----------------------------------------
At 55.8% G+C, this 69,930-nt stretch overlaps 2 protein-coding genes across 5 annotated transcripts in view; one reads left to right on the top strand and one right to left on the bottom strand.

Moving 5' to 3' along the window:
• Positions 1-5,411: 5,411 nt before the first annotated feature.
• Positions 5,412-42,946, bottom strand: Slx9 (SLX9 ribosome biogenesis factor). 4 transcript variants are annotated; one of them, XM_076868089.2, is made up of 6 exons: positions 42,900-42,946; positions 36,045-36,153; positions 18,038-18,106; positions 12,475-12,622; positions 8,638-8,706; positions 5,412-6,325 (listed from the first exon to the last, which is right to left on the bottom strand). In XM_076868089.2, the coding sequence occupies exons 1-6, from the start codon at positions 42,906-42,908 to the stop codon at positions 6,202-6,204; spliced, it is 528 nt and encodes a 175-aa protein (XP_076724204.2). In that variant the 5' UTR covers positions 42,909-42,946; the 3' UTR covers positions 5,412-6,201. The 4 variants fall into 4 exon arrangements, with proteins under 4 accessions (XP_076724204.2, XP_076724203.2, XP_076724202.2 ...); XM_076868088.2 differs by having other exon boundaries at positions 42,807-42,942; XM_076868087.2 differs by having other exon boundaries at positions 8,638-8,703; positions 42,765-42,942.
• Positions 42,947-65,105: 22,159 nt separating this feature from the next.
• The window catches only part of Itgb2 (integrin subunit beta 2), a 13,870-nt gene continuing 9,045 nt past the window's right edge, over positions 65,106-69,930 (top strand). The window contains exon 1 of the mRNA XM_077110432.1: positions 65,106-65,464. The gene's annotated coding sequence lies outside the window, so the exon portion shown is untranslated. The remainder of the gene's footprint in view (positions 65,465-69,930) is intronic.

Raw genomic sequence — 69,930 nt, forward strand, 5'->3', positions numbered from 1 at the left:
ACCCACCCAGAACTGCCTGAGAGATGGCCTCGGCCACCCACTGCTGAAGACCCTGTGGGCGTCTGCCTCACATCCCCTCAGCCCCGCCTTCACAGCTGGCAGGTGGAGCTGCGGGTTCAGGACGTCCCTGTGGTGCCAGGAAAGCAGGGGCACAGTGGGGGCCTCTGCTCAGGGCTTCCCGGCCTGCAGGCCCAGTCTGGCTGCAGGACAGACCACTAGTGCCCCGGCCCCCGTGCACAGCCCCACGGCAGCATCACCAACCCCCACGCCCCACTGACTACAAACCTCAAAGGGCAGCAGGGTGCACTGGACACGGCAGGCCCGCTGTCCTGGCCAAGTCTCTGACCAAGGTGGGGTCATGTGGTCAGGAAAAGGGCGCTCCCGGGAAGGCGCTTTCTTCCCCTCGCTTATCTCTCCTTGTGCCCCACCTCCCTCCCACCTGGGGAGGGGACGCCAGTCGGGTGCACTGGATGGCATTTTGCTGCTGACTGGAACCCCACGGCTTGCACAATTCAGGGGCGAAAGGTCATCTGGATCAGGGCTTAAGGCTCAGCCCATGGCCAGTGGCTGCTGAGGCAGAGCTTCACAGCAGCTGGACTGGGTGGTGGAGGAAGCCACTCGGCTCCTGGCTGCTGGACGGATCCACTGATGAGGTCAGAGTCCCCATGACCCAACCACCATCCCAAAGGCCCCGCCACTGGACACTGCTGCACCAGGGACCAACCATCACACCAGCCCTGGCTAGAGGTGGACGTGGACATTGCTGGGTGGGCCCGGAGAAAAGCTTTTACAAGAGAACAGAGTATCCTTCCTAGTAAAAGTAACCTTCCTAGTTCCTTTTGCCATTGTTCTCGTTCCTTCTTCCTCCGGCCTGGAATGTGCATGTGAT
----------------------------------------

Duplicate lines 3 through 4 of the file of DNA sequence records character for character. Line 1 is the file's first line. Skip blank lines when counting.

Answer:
• Positions 1-5,411: 5,411 nt before the first annotated feature.
• Positions 5,412-42,946, bottom strand: Slx9 (SLX9 ribosome biogenesis factor). 4 transcript variants are annotated; one of them, XM_076868089.2, is made up of 6 exons: positions 42,900-42,946; positions 36,045-36,153; positions 18,038-18,106; positions 12,475-12,622; positions 8,638-8,706; positions 5,412-6,325 (listed from the first exon to the last, which is right to left on the bottom strand). In XM_076868089.2, the coding sequence occupies exons 1-6, from the start codon at positions 42,906-42,908 to the stop codon at positions 6,202-6,204; spliced, it is 528 nt and encodes a 175-aa protein (XP_076724204.2). In that variant the 5' UTR covers positions 42,909-42,946; the 3' UTR covers positions 5,412-6,201. The 4 variants fall into 4 exon arrangements, with proteins under 4 accessions (XP_076724204.2, XP_076724203.2, XP_076724202.2 ...); XM_076868088.2 differs by having other exon boundaries at positions 42,807-42,942; XM_076868087.2 differs by having other exon boundaries at positions 8,638-8,703; positions 42,765-42,942.